PORT TOWNSEND -- Sam Hamill, a reclusive former Marine turned Zen Buddhist poet, is an unlikely spokesman for the anti-war poetry movement he started almost by accident.
Hamill triggered a nationwide artistic uprising when he declined a White House invitation to a literary symposium Feb. 12, instead asking fellow poets to write protest poems.
That act of dissent continues to gain momentum, and yesterday Hamill braved a blizzard to join other poets in the limelight of New York City's Lincoln Center for public readings to raise money for anti-war efforts.
Scheduled to share the stage before a packed house with Hamill: former U.S. poet laureates Stanley Kunitz and Robert Pinsky and Pulitzer Prize winners C.K. Williams and Mark Strand, to name a few -- heady company for a man who describes himself as a bookish recluse who spends most of his time "talking with dead Chinese poets."
The New York event, "Poems Not Fit for the White House," and the national movement of nearly 9,000 poets came together after Hamill and several other poets declined to attend the White House symposium on Walt Whitman, Emily Dickinson and Langston Hughes. First lady Laura Bush canceled the event after Hamill e-mailed the following letter to fellow poets:
"When I picked up my mail and saw the letter marked 'The White House,' I felt no joy. Rather I was overcome by a kind of nausea. . . . I believe the only legitimate response to such a morally bankrupt and unconscionable idea is to reconstitute a Poets Against the War movement like the one organized to speak out against the war in Vietnam. . . ."
He asked "every poet to speak up for the conscience of our country and lend his or her name to our petition against this war."
The White House response: "It would be inappropriate to turn a literary event into a political forum."
Hamill says he expected 400 or 500 responses, not the national outpouring that followed. In the first week, more than 4,000 poets stepped forward with statements and poems denouncing the war. The contributions came from some of the most distinguished poets in the country, including Galway Kinnel, Hayden Carruth, Phillip Levine, W.S. Merwin, Adrienne Rich and Ursula Le Guin of Portland. By Saturday, submissions to his Web site (poetsagainstthewar.org) had exceeded 10,000.
"The Bushes did the best possible thing they could have for me by shutting down the program and demonstrating how afraid they are of poets and poetry," Hamill said.
Hamill, 59, admits his role as de facto spokesman for the movement is a bit unnerving.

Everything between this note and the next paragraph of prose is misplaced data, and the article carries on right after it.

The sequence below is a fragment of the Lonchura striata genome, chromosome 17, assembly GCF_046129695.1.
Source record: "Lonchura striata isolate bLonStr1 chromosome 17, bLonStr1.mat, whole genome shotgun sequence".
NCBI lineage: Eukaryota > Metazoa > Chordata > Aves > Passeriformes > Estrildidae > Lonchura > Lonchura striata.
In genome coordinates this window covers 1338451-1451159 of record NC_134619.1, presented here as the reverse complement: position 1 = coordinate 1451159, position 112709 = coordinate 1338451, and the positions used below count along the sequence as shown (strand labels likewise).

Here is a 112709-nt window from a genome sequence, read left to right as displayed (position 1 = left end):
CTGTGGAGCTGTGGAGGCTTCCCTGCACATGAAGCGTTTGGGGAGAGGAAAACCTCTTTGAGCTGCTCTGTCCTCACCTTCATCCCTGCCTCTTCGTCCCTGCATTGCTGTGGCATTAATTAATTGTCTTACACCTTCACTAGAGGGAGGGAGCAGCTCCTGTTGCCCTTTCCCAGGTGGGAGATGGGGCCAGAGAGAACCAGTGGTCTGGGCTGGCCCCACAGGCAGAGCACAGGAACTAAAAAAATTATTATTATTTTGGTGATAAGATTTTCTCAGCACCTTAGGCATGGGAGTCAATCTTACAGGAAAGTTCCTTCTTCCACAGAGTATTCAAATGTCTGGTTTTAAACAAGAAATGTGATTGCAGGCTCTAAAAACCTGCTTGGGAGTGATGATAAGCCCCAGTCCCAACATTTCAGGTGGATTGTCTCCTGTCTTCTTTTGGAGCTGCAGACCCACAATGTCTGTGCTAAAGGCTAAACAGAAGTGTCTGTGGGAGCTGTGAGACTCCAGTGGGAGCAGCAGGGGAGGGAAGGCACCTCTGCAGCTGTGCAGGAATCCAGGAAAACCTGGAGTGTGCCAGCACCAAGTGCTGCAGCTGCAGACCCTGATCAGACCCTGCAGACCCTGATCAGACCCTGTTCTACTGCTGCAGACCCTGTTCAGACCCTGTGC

"Being on the public stage is a little difficult for me, but in this particular situation, I welcome it," he said. "I don't expect to be the spokesperson or leader of this movement at the end of this summer, but I'm proud to have started it. . . . This is the largest assembly of poets ever to speak in a single voice in all of recorded history -- it's pretty amazing."
The fact that the Internet, the technology that facilitated the effort, was developed by the military isn't lost on him.
"Irony never escapes poets," he said.
Hamill founded the Copper Canyon Press, now housed at Fort Worden State Park, three decades ago. In the years that followed, he built his home and studio, a peaceful retreat tucked in the trees on the outskirts of the Olympic Peninsula, to suit his solitary personality and his practice of Zen Buddhism, which began while he was in the military.
"I'm not the Marine Corps' proudest moment," he said.
Nonetheless, it was while serving on Iwo Jima in 1963 that Hamill came to a conclusion about war that put him at odds with his duty.
"When it comes to murder -- which is really what killing of the innocents is -- there is no middle ground," he said. "If you understand the line between killing and not killing, you really can't have it both ways."
Although an understanding commander counseled him to keep those thoughts to himself and persuaded him to finish out his tour, Hamill came home a changed man.
"The practice of non-violence, the practice of poetry and the practice of Zen is one practice," Hamill said.
"I will lay down my life for my Constitution, but I will not kill for it."
As the leader of the poets' movement, Hamill has taken considerable flak, and searing rebukes have appeared in the pages of The Wall Street Journal.
"I get hate mail all the time, right-wingers who have a spleen to vent, and I'm a pretty large target," he said. "I have pretty thick skin."
It's not Hamill's first effort to derail a war.
In 1991, Hamill said, he sent a message to Gen. Norman Schwarzkopf, a haiku by Japanese poet Basho:
All that remains of a great soldier
In return, he got a form letter: "Thank you for supporting our troops."
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